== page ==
I don’t know what it is but recently I have had a penchant for Norah Batty style wrap-around 1940s aprons. I strangely want to galavant around my kitchen looking like a dinner lady from my childhood and fling batter up the walls and make big trays of food that would probably have people running in the opposite direction shrieking “Oh no, not more cabbage…”. I think it is some sort of mid-life crisis that has deviated in completely the opposite direction.
I’ve been spending quite some time looking on the internet to see if anyone sells BIG SIZES in this apron style for my budget which is £15 or less. Even if I was wealthy, out of principle I wouldn’t pay more. I’ve been unable to find one big enough and cheap enough…
BUT I’ve found a pattern online which goes up to a 46″ bust which maybe, just maybe, after a week or two of copious amounts of 1940s vegetable stews, I might be able to squeeze into.
The temptation has been too great. Even though I can’t sew I will teach myself. Richard bought me a book on sewing for my birthday…one of those books with lots of pictures and step by step instructions ideal for beginners like me AND I did buy myself a sewing machine several months ago and recently bought a table for it off GUMTREE for £10. I have no excuse to get stuck right in…
So I’ve bought the paper pattern for £6.99 and the next day off I have once the pattern arrives from eBay, I’ll make a start.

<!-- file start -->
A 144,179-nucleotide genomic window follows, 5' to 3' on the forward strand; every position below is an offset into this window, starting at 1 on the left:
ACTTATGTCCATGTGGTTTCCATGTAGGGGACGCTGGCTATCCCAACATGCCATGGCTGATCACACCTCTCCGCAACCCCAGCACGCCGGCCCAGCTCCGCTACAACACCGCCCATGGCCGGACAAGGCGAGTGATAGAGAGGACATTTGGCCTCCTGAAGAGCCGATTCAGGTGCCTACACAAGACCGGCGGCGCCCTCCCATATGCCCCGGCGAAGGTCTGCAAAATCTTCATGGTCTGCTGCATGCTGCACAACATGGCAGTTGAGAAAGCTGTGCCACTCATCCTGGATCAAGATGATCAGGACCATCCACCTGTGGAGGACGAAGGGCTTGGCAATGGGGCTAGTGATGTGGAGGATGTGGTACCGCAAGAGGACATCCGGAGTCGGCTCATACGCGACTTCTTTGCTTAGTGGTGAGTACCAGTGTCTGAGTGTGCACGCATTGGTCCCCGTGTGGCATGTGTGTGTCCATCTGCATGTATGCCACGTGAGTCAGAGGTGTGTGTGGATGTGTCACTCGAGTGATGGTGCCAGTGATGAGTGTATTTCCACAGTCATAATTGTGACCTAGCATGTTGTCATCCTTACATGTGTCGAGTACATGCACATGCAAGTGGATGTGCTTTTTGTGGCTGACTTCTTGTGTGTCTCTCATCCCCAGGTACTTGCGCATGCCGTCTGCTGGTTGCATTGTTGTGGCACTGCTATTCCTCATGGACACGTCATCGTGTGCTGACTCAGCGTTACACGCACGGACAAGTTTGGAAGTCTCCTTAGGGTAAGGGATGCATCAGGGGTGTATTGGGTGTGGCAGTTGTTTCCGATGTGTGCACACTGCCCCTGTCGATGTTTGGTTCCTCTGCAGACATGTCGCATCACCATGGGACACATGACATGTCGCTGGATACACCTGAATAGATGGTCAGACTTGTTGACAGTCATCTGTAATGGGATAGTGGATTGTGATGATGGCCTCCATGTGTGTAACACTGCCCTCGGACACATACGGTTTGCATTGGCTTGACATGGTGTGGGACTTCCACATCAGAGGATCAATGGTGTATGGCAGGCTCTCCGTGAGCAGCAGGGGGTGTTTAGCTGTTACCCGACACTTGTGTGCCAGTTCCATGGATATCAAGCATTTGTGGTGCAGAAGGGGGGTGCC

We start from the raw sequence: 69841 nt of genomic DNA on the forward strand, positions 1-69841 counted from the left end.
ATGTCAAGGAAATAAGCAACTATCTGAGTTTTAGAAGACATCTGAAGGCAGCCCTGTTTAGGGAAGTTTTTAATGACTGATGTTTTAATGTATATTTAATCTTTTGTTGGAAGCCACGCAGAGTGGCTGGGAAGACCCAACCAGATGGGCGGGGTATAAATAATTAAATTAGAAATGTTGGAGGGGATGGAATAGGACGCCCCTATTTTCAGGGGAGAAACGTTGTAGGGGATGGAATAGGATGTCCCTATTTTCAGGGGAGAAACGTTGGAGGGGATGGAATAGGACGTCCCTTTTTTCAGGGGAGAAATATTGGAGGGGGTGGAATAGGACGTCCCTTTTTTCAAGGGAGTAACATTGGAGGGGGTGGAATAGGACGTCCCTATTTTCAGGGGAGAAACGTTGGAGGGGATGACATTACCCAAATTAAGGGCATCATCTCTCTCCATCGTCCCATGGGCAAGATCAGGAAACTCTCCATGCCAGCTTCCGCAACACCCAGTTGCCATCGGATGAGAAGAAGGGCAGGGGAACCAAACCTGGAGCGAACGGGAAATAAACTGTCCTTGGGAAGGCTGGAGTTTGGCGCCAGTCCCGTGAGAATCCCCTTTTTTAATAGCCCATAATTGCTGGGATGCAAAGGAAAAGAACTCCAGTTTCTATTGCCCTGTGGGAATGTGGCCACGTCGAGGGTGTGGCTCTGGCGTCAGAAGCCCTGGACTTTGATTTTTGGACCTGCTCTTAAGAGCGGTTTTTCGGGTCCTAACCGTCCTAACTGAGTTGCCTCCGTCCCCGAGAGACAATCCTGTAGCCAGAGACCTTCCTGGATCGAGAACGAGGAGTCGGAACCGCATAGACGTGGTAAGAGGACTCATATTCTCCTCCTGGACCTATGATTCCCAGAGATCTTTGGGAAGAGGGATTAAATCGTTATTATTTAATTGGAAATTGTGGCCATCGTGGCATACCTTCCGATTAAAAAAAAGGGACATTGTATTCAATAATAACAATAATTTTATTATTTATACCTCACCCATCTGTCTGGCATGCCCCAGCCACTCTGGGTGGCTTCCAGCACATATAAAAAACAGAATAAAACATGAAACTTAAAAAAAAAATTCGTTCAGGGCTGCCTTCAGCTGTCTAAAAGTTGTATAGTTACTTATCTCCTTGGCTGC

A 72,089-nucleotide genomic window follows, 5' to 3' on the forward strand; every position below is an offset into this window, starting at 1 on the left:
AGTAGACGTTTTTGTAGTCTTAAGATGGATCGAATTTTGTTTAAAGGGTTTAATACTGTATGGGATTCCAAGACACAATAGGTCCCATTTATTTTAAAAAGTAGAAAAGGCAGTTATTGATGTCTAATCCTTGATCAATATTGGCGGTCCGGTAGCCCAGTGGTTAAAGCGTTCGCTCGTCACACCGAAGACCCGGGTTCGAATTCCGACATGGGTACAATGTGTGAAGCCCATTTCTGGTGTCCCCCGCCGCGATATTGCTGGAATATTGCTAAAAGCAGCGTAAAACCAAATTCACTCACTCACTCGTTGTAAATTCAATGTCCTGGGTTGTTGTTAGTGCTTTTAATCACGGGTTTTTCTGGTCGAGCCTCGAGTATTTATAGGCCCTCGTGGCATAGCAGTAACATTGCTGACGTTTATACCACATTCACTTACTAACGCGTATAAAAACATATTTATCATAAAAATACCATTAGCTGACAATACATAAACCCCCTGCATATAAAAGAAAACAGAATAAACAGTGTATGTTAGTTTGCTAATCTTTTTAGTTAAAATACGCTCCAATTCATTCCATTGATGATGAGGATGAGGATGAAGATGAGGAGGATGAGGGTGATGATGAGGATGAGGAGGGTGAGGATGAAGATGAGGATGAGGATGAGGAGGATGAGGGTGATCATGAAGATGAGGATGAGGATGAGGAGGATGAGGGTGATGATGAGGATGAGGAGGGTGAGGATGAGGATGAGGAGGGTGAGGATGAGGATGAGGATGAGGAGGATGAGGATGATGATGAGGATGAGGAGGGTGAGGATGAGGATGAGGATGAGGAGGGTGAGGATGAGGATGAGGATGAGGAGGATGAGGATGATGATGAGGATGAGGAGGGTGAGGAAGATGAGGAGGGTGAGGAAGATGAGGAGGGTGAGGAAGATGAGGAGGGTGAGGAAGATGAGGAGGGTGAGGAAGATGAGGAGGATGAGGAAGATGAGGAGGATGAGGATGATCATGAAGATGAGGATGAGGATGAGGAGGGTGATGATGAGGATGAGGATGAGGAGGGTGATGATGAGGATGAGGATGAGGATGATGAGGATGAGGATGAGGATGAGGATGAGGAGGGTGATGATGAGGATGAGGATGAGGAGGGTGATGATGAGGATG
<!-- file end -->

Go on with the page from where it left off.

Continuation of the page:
Here is the link to the pattern on eBay if you are interested!
PS Thanks who all who joined in the discussion on wrap around aprons on Facebook the other day!
Looking for a vintage style Norah Batty type wrap around pinny in a size 22/24. Been looking online for one that is £15…
Posted by 1940sExperiment on Saturday, 16 January 2016
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PPS: On an apron theme, I woke up at 3am last night and watched these two videos about making a simple apron from a tea towel and thought they were FAB!
I’ve always wanted one of those pinnies. I’m not much of a sewer so I’ll be really interested to see how yours turns out.
Wish I was closer. I would love to teach you how to sew. To adjust the pattern to fit your chest size you can add to the pattern at the side seams and front seams. Probably want to leave the neck and shoulder seams as is, because no one’s neck and shoulders grow a quarter-of-an-inch as their chest size goes up. Have Richard measure you across the back between your shoulder blades you might get to add a little to the center back seam. Looks like princess seams so that means you can do some adjusting to prevent gaposis at the armhole. If not just put a dart in the armhole to tighten it up.
GREAT advice Judy! I’ve had fairly good luck adjusting patterns that way, too, though sometimes I over compensate, but it usually turns out.
Judy I wish you were closer to me and could teach me how to sew. 🙂 Been trying for years now to learn by myself.
Congrats on the sewing machine and the pattern. It helps to start our with something small. Have you thought of doing a half apron, tie-in-back, first. Pillows,too, are quick and help get you used to your machine. I sew a lot and sew from vintage patterns. If you have any questions, don’t hesitate to ask 🙂 Best of luck with the wrap-around apron!
~ Tam Francis ~
Great Pattern. You that would be really easy to grade up. Lots of how to videos on youtube.
If you need any help, let me know. My Wife is a seamstress (Well actually, a time served Tailor). She made me my Henry VIII, Adam Ant, and Georgian costumes. I am certain she will be able to give you some clues. We also have a large array of material bequeathed from my mum from the 60’s 70’s, as well as umpteen 50’s 60’s and 70’s patterns (some opened, most not)